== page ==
As you wrote so eloquently last week, it can be hard to cope with Empty Nest Syndrome. Amen to that! For the last couple of weeks, my Facebook newsfeed has looked like a Lifetime movie, with emotional moms and dads bidding bittersweet farewells to their college-bound offspring. The parents are all my age or younger. They post about how much they will miss their kids, how empty their houses will seem and how quickly time has flown. It almost makes me feel guilty about looking forward to the first day of school and a few hours of freedom. Almost. Currently, I am surrounded by Crayola boxes, glue sticks and sibling rivalry.
I wonder how many of us are suffering from the unique plight of the Older Parent with School-Aged Children. And I am not talking about those moms with multi-generational children, whose children’s school ages range from post-doctorate work to pre-school. Also, if the only O.P. in question is the dad, it doesn’t count. Nope, I’m talking about straight-up late bloomers who didn’t even get started on baby number one until the specter of 40 was looming nearby.
Sure, I spent my 20s and 30s in a whirlwind of fairly carefree travel, wide-open weekends and self-indulgent handbag purchases (sorry, Shoe Gals). I remember visiting you with school age kids, and, as so often happens in life, it seemed like such an ideal existence. Now, the tables have turned and all I can think is, “Gee, I really should have traveled more.”
You may know some O.P.s, other than yours truly, and I urge you to show the compassion and understanding due these poor souls, yearning to breathe free. If you know anyone who can answer “Yes” to these questions, they are probably an O.P.:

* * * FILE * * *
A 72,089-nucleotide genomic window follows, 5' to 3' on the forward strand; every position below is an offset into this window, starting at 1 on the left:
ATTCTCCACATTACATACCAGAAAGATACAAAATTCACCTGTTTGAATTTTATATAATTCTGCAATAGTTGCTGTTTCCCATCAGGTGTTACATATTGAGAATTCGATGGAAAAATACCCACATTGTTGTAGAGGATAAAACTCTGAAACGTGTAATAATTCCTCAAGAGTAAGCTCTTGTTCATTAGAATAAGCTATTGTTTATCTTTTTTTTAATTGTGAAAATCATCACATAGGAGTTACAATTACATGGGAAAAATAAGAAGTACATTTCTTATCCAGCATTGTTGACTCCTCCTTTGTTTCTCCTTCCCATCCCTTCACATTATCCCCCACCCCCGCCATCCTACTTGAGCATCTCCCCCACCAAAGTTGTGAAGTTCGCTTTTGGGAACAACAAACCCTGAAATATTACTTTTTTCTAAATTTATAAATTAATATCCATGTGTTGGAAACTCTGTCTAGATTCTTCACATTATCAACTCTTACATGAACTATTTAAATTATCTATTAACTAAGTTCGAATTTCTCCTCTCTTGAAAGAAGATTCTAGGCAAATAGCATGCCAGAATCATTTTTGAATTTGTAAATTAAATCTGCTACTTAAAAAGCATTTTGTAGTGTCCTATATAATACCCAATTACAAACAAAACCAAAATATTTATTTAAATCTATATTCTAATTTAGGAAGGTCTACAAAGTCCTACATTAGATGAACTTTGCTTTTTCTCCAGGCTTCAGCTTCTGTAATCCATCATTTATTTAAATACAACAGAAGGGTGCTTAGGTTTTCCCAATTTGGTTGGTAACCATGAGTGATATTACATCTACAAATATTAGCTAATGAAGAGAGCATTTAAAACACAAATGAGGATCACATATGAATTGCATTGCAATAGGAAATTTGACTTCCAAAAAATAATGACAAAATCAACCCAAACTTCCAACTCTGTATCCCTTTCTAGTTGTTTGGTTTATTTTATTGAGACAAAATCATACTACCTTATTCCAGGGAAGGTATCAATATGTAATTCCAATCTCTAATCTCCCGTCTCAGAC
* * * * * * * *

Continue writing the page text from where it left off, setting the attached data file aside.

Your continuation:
- Have you ever mixed up your school volunteer form with an AARP solicitation?
- Are you frequently mistaken for your child’s grandparent? (more on how this can work for you later)
- Have you ever had an O.P. “time meld”, such as, but not limited to, excusing yourself from Back-to-School Night because of hot flashes?
- Are you the only parent in your child’s class that does not have visible tattoos or wear a straw fedora?
- Is the appeal of “‘80s Retro Night” completely lost on you?
- Are songs that you listened to in high school now playing in the supermarket when you shop?
I freely admit being an O.P. is not all bad. While watching cadres of 30-something parents agonizing in the hallway over Common Core or standardized testing, I realize that we don’t tend to sweat the small stuff like good grades, good schools, class rank, college. We want our kids to learn and do their best, but having been out there a while, we know not every success story graduates from the Ivy League. We have seen just as many successful people who graduated from Random State U.
Secondly, we have a different viewpoint on volunteering (Thank you, Junior League! That Sustainer status is no joke). Here is mine in four easy steps:
- You got skills. Rather than volunteering at an event, offer to donate a unique career skill that is more flexible with your schedule.
- Negotiate. For example, “If you would like my F-1 tickets for your silent auction, I will stay home and sleep in during the mandatory 6 a.m. event set-up time.”
- Delegate. Example: “Sorry, I would love to help with Messy Science Day but I am out of town on business. Perhaps Bitsy’s grandmother could step in for me?” Of course, here you may have to explain that you are not the grandparent. Or, you can let the school think you are the grandparent and promise to pass a message on to your slacker daughter-in-law, getting out of the chore entirely. Whatever works for you.
- Finally, if all else fails, write a check.
Personally, I am comforted that Older Parents are not a new phenomenon. The Bible has some famous O.P.s: Sarah and Abraham, Rebekah and Isaac, and Elizabeth and Zechariah. Two things we all share with our biblical counterparts are gratitude and wonder at being made parents so late in life. For many of us, finally becoming parents was our first experience of the miraculous. For me, it was the first time I truly let go and trusted God. So, for all my aches and pains and discomfort, I also have the wisdom to step back and enjoy our family now. Hopefully, I won’t wonder where the time went in a few years but will have experienced it to the fullest. I can sleep later. After all, God doesn’t want us to be too complacent and our kids are a certain remedy for that. I often joke that by the time the kids are out of college, we will be in assisted living. There is a kernel of truth in this. I think all parents share the same wish, regardless of age: I pray I will be around to see my kids be happy adults and help them establish their adult lives. As Elizabeth said, “For nothing is impossible with God.”
Love and enjoy your off-season travel,